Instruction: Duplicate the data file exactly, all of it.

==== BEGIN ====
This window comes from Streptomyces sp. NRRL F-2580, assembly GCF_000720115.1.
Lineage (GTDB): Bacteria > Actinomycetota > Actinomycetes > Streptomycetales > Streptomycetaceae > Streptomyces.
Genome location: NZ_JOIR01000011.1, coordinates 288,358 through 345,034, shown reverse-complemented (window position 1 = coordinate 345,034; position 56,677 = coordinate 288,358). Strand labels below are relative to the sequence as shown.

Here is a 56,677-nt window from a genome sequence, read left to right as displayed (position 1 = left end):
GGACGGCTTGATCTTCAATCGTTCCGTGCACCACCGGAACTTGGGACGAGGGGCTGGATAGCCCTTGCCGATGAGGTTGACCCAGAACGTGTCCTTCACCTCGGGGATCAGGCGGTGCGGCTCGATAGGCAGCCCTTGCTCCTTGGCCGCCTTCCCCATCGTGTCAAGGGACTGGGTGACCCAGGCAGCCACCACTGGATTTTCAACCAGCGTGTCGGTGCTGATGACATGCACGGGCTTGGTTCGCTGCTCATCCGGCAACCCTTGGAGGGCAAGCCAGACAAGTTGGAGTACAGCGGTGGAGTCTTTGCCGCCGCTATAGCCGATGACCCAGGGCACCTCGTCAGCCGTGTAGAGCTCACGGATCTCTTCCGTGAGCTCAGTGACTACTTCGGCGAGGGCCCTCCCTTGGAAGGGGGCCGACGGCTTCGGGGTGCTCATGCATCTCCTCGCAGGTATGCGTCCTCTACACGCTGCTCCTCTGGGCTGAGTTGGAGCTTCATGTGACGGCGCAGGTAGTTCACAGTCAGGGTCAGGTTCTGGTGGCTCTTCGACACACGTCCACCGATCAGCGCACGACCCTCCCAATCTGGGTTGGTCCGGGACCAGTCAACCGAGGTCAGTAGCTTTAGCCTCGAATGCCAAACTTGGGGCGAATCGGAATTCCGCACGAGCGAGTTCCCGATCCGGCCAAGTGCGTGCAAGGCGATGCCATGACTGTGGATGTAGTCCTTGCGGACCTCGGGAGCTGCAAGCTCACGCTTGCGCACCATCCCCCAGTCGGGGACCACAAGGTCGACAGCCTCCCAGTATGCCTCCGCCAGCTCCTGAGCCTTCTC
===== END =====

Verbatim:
This window comes from Streptomyces sp. NRRL F-2580, assembly GCF_000720115.1.
Lineage (GTDB): Bacteria > Actinomycetota > Actinomycetes > Streptomycetales > Streptomycetaceae > Streptomyces.
Genome location: NZ_JOIR01000011.1, coordinates 288,358 through 345,034, shown reverse-complemented (window position 1 = coordinate 345,034; position 56,677 = coordinate 288,358). Strand labels below are relative to the sequence as shown.

Here is a 56,677-nt window from a genome sequence, read left to right as displayed (position 1 = left end):
GGACGGCTTGATCTTCAATCGTTCCGTGCACCACCGGAACTTGGGACGAGGGGCTGGATAGCCCTTGCCGATGAGGTTGACCCAGAACGTGTCCTTCACCTCGGGGATCAGGCGGTGCGGCTCGATAGGCAGCCCTTGCTCCTTGGCCGCCTTCCCCATCGTGTCAAGGGACTGGGTGACCCAGGCAGCCACCACTGGATTTTCAACCAGCGTGTCGGTGCTGATGACATGCACGGGCTTGGTTCGCTGCTCATCCGGCAACCCTTGGAGGGCAAGCCAGACAAGTTGGAGTACAGCGGTGGAGTCTTTGCCGCCGCTATAGCCGATGACCCAGGGCACCTCGTCAGCCGTGTAGAGCTCACGGATCTCTTCCGTGAGCTCAGTGACTACTTCGGCGAGGGCCCTCCCTTGGAAGGGGGCCGACGGCTTCGGGGTGCTCATGCATCTCCTCGCAGGTATGCGTCCTCTACACGCTGCTCCTCTGGGCTGAGTTGGAGCTTCATGTGACGGCGCAGGTAGTTCACAGTCAGGGTCAGGTTCTGGTGGCTCTTCGACACACGTCCACCGATCAGCGCACGACCCTCCCAATCTGGGTTGGTCCGGGACCAGTCAACCGAGGTCAGTAGCTTTAGCCTCGAATGCCAAACTTGGGGCGAATCGGAATTCCGCACGAGCGAGTTCCCGATCCGGCCAAGTGCGTGCAAGGCGATGCCATGACTGTGGATGTAGTCCTTGCGGACCTCGGGAGCTGCAAGCTCACGCTTGCGCACCATCCCCCAGTCGGGGACCACAAGGTCGACAGCCTCCCAGTATGCCTCCGCCAGCTCCTGAGCCTTCTC